This requires a few things. First, leaders need to ‘get in the arena’ and begin practicing. Like a muscle, to be developed, giving feedback needs to be repeatedly stressed. Research from Jack Zenger and Joseph Folkman revealed that no one likes to give negative feedback, but everyone wants to hear it. Essentially, they found that only 1 out of every 2 people are willing to give positive feedback, which is mind-blowing, and only 1 out of 3 are willing to give negative feedback. However, 2 of every 3 people actively desire positive feedback and 5 of every 6 people desire negative feedback. Essentially, we all say we want to be told the hard truth, but are unwilling to share it with others.
So, leaders need to get in the arena of feedback, role-modeling and inspiring their people to do the same, which we discuss in part 3. We need to get in the arena to start practicing and being able and willing to give others feedback (and to receive it from them). But through our practice, and with some education, we need to work on improving the quality, relevance, and delivery of our feedback to ensure it lands well with our people. I hope this part of The Feedback Primer can provide some of that critical education. Continue reading → The Feedback Primer Part 2: Being Mindful in Sharing Our “Truth in Love”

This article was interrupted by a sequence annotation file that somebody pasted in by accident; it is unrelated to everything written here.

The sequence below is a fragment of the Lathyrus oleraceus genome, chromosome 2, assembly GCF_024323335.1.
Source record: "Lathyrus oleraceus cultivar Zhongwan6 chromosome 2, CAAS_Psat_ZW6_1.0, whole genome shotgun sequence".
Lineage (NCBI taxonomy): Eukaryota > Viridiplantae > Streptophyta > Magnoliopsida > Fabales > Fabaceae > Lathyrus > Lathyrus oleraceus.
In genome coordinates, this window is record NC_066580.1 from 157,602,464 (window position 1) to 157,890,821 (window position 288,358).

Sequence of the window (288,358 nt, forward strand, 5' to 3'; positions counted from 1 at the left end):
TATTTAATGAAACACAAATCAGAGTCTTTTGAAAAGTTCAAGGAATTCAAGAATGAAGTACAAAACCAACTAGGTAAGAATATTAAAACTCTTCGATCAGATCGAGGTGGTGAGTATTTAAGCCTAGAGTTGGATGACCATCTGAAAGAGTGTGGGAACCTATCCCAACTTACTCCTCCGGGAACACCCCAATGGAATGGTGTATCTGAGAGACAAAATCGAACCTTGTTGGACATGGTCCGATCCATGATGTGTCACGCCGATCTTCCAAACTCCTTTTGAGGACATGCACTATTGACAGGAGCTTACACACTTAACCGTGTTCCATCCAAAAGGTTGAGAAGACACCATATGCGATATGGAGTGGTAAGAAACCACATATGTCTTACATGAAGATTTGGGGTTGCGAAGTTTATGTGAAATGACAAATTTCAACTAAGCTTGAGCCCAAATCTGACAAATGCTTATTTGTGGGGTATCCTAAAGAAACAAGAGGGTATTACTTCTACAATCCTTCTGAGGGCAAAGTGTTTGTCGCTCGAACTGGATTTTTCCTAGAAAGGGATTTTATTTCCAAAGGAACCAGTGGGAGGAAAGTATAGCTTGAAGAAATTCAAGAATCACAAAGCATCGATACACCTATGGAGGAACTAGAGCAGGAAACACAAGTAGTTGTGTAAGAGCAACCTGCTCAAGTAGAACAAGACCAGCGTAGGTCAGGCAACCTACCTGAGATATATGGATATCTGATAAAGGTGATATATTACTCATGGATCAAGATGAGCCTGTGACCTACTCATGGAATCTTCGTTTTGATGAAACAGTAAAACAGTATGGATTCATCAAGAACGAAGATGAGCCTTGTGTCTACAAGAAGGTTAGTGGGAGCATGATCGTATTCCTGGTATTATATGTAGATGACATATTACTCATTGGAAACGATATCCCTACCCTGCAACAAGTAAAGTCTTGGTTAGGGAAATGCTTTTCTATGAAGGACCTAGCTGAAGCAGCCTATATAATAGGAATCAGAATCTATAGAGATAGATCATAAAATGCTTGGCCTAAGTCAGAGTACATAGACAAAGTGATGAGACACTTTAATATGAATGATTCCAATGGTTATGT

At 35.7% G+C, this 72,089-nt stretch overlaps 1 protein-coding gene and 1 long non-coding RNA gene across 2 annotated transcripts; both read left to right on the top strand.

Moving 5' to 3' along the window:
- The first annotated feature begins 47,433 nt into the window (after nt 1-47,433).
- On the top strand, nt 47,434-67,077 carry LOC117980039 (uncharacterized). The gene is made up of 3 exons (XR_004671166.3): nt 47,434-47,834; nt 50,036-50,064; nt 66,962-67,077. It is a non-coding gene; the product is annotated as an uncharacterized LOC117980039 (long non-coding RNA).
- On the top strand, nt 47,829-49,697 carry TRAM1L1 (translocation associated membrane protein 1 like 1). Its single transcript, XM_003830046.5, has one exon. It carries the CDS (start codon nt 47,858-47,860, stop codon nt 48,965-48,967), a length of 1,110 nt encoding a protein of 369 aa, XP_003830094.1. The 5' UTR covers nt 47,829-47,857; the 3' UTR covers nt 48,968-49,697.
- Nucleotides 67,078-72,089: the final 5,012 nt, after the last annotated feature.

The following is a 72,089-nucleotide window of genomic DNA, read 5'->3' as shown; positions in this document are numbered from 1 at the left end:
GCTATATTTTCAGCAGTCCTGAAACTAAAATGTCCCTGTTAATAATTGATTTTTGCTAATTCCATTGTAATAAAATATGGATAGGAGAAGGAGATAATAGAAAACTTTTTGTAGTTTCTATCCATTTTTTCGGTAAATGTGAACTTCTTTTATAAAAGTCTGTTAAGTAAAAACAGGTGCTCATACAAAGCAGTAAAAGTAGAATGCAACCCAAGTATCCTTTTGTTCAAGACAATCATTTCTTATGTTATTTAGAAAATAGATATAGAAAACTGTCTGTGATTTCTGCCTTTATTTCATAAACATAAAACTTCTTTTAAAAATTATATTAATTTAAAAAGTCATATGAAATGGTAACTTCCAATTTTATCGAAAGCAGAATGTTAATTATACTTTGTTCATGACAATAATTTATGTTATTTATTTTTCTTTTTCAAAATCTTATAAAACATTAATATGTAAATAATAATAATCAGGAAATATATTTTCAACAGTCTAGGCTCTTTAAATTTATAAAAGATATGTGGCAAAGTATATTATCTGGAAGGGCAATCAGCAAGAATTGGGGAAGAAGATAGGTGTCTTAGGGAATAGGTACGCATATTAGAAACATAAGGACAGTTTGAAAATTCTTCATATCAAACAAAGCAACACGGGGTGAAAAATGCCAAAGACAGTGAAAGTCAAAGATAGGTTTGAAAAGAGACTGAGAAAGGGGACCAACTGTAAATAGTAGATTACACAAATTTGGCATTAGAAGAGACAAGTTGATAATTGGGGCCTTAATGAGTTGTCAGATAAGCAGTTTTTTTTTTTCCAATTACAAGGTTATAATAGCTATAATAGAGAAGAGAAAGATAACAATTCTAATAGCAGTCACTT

This simple truth is the capstone of what I’ve learned while being in my own “leadership arena” over the last two years. You’re not feeling satisfied or engaged at work? It likely stems from a lack of feedback on your work revealing the impacts of your efforts. Surprised and disappointed by your recent annual evaluation marks? This is a novel feeling because your supervisors failed to provide relevant, consistent, and constructive feedback over time. Is our team not meeting performance metrics or is just plain mediocre? It’s likely because we have not integrated accountability and feedback in our routine ways of doing business on the team.
Recently, I had a Cadet that I mentor share with me his dissatisfaction with the unclear methods of distributing evaluation marks (referencing organizational justice) across his company, the lack of supervisor engagement with subordinates, and the overall lack of feedback occurring across the chain of command. He truly didn’t even care about his subpar evaluation score. Simply, he stated, “Sir, I just want more feedback.”
I think we can all relate. Looking back on my own 10-year Army career so far, I can count the number of times I felt that I have received quality and relevant constructive feedback on one hand. Clearly, that is not sufficient for sustained leader growth and improvement.
Bottom line: we as humans and as leaders suck at feedback. We suck at giving others feedback and we suck at receiving feedback from others. We need to get better in actually doing it (the act of routinely giving and receiving feedback) and at doing it well (ensuring our feedback is high-quality). Improvement requires education, commitment, and repetition. I hope this primer provides you the education necessary to equip and inspire you to “get in the feedback arena” with your people, commit, and begin the important life-long journey of mastering feedback to improve your own leadership effectiveness as well as your peoples’ and team’s performance. Continue reading → The Feedback Primer Part 1: Let’s Start with Why